In the beginning, there was GoDaddy 'Website Builder'
This project was my first official freelance job for implementing a website, and for full disclosure, Rob at Campro is my uncle, and did me a favor by letting me work through all the quirky details he had wanted for the website, from the choice of theme to the speed of the picture slides, and the naming of pages. I learned quite a lot, but mainly about the customer service that is required in building out a product for a client, as I had already known how to put together a WordPress installation from scratch, from setting up the database to installation, to setting up all the accounts for content editing, to installing plugins, and tweaking themes.
At the onset of this project, Rob had, in a sense, a single-page website that really looked moreso like a pamphlet you'd get as a handout. It listed his machines and capabilities, but left out some important bits, like that Campro had weathered the financial crisis, maintaining self-ownership, and was in the process of certification to be able to pick up new tiers of machining work (most certifications which deal with selection and auditing of the upstream supply chain, aka. where the material had come from, for use on government parts).
Within the old website builder, offered by GoDaddy, Rob was unable to put the right 'shine' on things like his contact page, or even adequately add the 'mailto' syntax for an obvious email address within the footer of the page. Since most of his updates were mainly an expansion of the content he had on the site, to add the polish he'd been seeking, a simple solution he could navigate was the most important feature. He had to be able to update this website on his own if he needs to, or hand over the instructions to someone a bit more tech savvy, and they could do it with ease. CMS frameworks came to mind as easy-to-learn and Google about for this upkeep need.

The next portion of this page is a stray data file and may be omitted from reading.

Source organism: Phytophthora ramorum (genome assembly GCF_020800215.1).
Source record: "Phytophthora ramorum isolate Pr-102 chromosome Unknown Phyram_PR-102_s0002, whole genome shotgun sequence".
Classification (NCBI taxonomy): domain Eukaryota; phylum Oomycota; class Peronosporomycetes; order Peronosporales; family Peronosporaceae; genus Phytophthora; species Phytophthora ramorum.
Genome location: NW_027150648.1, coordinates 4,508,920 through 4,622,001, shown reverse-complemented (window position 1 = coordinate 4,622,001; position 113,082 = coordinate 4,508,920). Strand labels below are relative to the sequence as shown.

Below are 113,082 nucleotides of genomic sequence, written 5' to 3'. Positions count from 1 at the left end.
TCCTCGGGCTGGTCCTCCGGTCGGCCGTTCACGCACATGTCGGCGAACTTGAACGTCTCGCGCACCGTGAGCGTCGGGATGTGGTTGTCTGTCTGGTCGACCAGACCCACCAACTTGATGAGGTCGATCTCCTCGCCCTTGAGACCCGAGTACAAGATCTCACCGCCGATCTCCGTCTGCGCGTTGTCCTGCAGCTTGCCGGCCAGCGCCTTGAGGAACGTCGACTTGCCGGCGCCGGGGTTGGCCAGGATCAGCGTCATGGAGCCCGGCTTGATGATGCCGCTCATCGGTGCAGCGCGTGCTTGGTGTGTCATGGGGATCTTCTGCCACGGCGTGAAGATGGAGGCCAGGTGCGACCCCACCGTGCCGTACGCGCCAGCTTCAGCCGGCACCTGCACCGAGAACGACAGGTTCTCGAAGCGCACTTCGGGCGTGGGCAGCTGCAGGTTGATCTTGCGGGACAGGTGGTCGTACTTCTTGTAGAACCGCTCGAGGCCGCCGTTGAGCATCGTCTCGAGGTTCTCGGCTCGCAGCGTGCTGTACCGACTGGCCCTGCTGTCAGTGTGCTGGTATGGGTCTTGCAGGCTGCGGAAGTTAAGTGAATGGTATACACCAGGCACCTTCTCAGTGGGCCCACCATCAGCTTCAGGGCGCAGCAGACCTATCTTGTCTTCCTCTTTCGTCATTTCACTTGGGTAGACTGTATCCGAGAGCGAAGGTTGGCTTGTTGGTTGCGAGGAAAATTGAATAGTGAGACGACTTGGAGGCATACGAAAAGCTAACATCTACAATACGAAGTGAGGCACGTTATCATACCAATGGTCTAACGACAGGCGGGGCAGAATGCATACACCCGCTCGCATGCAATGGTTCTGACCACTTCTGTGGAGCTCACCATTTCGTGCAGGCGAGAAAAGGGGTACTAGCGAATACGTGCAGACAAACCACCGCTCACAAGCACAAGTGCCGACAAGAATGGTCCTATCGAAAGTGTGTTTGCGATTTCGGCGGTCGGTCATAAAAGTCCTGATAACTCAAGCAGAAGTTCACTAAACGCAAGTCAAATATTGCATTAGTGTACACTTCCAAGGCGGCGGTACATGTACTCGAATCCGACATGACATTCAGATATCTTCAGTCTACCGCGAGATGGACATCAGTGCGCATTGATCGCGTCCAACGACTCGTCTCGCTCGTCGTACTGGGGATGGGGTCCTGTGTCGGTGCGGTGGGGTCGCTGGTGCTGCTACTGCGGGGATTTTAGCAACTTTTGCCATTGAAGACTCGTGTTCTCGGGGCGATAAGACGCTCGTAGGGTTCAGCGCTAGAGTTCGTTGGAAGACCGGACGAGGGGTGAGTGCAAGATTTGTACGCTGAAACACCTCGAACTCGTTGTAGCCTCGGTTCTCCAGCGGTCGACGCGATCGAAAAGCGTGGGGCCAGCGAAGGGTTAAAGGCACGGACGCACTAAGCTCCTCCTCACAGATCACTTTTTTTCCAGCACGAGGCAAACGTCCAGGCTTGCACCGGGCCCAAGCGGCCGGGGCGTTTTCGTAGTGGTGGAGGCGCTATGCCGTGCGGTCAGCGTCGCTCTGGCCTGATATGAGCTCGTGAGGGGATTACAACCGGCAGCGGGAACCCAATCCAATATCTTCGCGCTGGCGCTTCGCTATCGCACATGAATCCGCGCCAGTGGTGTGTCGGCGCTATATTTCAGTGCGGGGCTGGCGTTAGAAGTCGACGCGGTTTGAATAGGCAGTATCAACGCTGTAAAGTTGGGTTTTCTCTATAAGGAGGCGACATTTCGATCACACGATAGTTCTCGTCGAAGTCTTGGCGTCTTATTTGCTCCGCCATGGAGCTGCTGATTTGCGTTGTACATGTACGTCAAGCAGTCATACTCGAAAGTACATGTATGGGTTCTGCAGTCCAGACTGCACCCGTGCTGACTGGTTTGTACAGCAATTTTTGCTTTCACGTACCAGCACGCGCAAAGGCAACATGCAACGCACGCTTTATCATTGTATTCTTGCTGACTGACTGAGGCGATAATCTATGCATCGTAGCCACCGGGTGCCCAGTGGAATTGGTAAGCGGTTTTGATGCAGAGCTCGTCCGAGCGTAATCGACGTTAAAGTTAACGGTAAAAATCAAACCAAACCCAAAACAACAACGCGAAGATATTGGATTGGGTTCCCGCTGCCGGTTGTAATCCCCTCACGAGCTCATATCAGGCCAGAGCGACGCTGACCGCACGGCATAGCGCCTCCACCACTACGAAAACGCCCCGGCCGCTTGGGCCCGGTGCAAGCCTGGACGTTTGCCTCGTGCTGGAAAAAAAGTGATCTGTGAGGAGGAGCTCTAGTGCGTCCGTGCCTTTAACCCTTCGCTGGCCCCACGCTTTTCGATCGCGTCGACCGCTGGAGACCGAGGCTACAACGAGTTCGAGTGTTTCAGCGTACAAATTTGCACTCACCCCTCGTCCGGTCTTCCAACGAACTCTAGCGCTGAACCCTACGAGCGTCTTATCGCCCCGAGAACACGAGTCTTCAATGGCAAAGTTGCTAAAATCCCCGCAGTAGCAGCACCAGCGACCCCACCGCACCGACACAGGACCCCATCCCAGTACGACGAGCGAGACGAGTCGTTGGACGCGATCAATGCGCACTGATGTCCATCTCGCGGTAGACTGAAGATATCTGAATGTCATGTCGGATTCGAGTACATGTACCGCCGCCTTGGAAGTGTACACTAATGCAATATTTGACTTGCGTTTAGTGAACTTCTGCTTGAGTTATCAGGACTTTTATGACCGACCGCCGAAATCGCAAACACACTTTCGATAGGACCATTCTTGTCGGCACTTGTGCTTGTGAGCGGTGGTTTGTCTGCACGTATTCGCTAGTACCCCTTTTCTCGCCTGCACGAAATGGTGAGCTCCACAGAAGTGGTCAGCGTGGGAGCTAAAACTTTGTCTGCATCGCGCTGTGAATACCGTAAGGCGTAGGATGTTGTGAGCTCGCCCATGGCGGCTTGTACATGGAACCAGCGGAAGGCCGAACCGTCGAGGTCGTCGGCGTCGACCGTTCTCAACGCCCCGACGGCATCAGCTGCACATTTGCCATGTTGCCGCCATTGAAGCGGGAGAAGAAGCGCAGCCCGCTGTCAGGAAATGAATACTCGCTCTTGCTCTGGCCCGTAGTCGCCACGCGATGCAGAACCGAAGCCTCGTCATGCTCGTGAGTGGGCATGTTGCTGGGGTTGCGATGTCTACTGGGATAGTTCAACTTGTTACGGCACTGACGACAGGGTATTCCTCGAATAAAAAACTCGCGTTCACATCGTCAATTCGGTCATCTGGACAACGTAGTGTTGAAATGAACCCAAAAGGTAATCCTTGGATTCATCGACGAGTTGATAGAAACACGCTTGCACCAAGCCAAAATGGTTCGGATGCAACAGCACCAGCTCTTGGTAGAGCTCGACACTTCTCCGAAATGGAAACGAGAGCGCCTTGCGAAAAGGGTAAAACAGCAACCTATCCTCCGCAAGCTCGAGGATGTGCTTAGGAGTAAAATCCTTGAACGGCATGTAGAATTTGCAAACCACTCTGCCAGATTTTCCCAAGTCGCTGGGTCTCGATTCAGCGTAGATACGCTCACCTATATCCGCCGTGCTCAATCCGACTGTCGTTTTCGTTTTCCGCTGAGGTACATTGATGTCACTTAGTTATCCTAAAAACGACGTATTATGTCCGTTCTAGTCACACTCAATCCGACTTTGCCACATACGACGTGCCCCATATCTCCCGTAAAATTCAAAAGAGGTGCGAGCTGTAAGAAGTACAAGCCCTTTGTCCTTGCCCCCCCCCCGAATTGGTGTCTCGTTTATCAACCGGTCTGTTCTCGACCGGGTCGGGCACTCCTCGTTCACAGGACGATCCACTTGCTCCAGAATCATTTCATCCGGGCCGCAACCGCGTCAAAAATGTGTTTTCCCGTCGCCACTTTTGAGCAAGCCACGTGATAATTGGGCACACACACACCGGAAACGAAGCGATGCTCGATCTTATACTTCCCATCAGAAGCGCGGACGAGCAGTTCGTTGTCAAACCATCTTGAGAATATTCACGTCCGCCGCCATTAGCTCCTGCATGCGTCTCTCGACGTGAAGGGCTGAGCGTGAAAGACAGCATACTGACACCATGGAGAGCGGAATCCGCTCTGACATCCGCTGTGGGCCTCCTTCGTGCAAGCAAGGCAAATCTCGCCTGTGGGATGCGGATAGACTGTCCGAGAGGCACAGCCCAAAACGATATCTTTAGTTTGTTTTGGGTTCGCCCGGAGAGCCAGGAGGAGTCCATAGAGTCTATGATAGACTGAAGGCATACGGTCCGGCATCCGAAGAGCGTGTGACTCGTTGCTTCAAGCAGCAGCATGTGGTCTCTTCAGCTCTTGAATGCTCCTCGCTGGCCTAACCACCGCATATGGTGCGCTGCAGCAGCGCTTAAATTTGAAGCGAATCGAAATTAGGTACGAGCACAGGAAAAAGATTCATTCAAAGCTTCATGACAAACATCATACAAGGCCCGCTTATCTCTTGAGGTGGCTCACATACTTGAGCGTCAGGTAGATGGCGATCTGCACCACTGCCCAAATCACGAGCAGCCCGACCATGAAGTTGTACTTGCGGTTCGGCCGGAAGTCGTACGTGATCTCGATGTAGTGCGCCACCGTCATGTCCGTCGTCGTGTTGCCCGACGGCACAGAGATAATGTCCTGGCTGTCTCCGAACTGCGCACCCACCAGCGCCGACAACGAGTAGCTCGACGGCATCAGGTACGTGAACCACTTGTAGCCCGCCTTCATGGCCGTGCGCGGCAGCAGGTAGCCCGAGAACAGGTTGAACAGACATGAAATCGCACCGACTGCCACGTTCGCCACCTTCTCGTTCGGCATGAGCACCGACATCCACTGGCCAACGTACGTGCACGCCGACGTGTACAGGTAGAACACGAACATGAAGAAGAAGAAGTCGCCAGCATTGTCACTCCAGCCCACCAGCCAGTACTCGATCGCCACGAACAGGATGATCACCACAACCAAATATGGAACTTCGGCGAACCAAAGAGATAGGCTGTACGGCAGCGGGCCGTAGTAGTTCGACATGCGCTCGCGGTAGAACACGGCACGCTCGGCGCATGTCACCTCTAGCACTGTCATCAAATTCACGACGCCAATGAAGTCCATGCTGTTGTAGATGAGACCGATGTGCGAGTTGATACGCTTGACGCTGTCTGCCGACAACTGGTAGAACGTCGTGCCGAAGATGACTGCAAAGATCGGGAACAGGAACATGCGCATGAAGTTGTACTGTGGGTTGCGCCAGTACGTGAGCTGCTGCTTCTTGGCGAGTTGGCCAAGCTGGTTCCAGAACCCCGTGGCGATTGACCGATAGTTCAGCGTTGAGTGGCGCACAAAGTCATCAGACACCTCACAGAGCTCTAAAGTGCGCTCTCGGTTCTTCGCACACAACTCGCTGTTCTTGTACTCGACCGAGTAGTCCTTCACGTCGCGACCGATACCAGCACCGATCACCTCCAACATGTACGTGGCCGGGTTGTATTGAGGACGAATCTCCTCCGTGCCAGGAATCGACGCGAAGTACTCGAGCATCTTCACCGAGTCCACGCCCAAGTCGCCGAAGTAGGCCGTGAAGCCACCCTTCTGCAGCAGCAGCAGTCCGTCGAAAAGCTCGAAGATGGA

Wordpress has pretty decent documentation and a wide community for support, while I already had exposure to the tooling. It fit the requirements Rob had for a framework, and so it was chosen. Also to consider, Campro only had a month before the auditors came out for inspection, and the website needed to be on par with their expectations for a professional machine shop.
Also, Wordpress and its plugins have support for automatic updates, something I somewhat figured Campro and the website maintainer would forget about over time. If the website could receive patches automatically without Rob (or whoever's) intervention, he'd appreciate that feature about the site.
Conclusion and implementation notes
After completing the project in a little over 2 weeks, Rob had a site he could take his auditors to for consistency of his message about the quality of material Campro uses. The site met his criteria for being easy to navigate, including the verbiage and desired message he was trying to convey, while including contextual links and documents his previous site failed to deliver. Auditors and customers alike could now visit his website to get not only more information about his machines and tooling, but about his process, attitude, and relevant documentation had they wanted to do business with Campro.
Since then, Campro has had a good amount of steady work come in, so much so that Campro expanded their facility to double its size, in order to meet the order demands of their clients. While surely the quality end product is to praise for their success, their website too exudes a sense of tactful quality and functionality.
In an age where a 'website consultant' firm would have charged Rob and Campro double to maybe even triple what he and I settled on, I too felt good about the experience, being able to help Rob and Campro out.